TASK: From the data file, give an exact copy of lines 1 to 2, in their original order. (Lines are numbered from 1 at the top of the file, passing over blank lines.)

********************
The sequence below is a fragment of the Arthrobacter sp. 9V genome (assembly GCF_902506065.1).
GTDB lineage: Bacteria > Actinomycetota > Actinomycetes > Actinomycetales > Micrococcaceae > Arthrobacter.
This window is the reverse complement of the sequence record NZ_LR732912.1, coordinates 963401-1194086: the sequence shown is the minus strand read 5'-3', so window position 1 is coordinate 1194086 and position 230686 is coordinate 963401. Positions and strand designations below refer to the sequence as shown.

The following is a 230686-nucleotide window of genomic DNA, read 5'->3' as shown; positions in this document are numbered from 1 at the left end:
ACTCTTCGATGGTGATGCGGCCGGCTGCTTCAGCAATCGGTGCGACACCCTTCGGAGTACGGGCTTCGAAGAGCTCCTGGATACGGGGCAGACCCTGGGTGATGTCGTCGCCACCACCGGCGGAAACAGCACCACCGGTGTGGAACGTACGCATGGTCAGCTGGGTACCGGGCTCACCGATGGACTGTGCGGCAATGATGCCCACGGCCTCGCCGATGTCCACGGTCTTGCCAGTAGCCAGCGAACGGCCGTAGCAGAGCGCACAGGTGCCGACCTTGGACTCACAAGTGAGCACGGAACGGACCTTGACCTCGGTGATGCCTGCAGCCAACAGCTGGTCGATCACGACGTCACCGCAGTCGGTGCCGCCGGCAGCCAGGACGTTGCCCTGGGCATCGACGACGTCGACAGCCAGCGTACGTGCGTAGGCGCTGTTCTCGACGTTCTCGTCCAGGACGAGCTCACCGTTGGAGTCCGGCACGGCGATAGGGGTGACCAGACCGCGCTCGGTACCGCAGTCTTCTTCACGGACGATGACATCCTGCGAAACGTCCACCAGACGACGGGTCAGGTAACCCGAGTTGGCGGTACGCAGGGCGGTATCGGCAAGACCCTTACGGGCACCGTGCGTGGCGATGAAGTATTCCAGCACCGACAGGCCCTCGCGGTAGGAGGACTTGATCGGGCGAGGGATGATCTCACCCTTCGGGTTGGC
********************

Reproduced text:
The sequence below is a fragment of the Arthrobacter sp. 9V genome (assembly GCF_902506065.1).
GTDB lineage: Bacteria > Actinomycetota > Actinomycetes > Actinomycetales > Micrococcaceae > Arthrobacter.